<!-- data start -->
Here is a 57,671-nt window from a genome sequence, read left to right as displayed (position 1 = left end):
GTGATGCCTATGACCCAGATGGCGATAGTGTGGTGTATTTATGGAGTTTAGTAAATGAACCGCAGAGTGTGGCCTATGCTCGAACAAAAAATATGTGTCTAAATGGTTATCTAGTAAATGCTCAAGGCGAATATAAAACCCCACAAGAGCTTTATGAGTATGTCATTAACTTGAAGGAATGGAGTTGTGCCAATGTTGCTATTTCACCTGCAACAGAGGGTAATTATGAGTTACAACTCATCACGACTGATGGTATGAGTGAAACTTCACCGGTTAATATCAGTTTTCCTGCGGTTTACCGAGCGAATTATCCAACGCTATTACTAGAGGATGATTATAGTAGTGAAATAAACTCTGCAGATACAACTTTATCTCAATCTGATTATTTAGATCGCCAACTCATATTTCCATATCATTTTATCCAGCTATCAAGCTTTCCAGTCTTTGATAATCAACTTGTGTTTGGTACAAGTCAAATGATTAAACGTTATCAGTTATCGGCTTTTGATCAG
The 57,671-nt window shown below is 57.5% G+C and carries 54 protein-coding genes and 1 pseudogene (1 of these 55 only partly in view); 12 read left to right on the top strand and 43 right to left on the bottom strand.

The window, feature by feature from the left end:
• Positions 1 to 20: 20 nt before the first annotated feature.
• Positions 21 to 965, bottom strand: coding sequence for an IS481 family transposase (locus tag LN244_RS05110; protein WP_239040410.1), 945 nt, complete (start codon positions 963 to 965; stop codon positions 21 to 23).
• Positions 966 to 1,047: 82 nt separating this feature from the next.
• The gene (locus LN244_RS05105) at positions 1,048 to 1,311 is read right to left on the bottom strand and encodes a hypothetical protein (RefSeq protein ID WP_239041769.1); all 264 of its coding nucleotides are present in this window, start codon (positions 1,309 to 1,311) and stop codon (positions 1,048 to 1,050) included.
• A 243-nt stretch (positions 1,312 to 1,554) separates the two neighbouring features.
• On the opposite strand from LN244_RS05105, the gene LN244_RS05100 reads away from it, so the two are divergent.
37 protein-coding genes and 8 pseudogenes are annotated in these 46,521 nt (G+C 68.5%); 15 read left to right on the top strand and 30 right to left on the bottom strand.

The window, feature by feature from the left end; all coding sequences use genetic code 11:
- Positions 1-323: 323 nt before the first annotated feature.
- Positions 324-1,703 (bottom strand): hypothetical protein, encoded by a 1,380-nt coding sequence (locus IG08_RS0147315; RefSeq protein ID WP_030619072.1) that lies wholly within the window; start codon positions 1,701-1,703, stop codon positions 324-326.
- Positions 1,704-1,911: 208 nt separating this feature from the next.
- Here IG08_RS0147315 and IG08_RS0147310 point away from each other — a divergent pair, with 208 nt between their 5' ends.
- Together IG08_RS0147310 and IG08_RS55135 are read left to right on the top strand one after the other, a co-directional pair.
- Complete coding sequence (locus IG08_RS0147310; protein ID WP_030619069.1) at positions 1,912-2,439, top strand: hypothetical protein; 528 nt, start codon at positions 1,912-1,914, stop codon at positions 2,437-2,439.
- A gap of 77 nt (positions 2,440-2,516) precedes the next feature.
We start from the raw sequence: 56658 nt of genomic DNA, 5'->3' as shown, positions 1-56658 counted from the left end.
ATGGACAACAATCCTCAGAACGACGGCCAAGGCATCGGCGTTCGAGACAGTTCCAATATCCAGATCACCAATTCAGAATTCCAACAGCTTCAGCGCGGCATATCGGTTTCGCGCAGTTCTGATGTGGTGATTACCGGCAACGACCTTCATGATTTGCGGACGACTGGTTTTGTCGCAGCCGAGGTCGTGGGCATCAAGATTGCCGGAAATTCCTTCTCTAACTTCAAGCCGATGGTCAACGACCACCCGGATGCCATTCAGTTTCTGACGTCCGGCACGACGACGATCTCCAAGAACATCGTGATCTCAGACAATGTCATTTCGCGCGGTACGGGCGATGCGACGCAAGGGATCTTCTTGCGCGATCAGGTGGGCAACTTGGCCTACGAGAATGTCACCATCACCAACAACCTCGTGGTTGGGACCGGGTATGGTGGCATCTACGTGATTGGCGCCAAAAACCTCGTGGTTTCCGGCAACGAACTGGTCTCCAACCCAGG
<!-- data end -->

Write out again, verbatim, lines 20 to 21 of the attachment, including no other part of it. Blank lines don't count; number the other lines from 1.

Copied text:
We start from the raw sequence: 56658 nt of genomic DNA, 5'->3' as shown, positions 1-56658 counted from the left end.
ATGGACAACAATCCTCAGAACGACGGCCAAGGCATCGGCGTTCGAGACAGTTCCAATATCCAGATCACCAATTCAGAATTCCAACAGCTTCAGCGCGGCATATCGGTTTCGCGCAGTTCTGATGTGGTGATTACCGGCAACGACCTTCATGATTTGCGGACGACTGGTTTTGTCGCAGCCGAGGTCGTGGGCATCAAGATTGCCGGAAATTCCTTCTCTAACTTCAAGCCGATGGTCAACGACCACCCGGATGCCATTCAGTTTCTGACGTCCGGCACGACGACGATCTCCAAGAACATCGTGATCTCAGACAATGTCATTTCGCGCGGTACGGGCGATGCGACGCAAGGGATCTTCTTGCGCGATCAGGTGGGCAACTTGGCCTACGAGAATGTCACCATCACCAACAACCTCGTGGTTGGGACCGGGTATGGTGGCATCTACGTGATTGGCGCCAAAAACCTCGTGGTTTCCGGCAACGAACTGGTCTCCAACCCAGG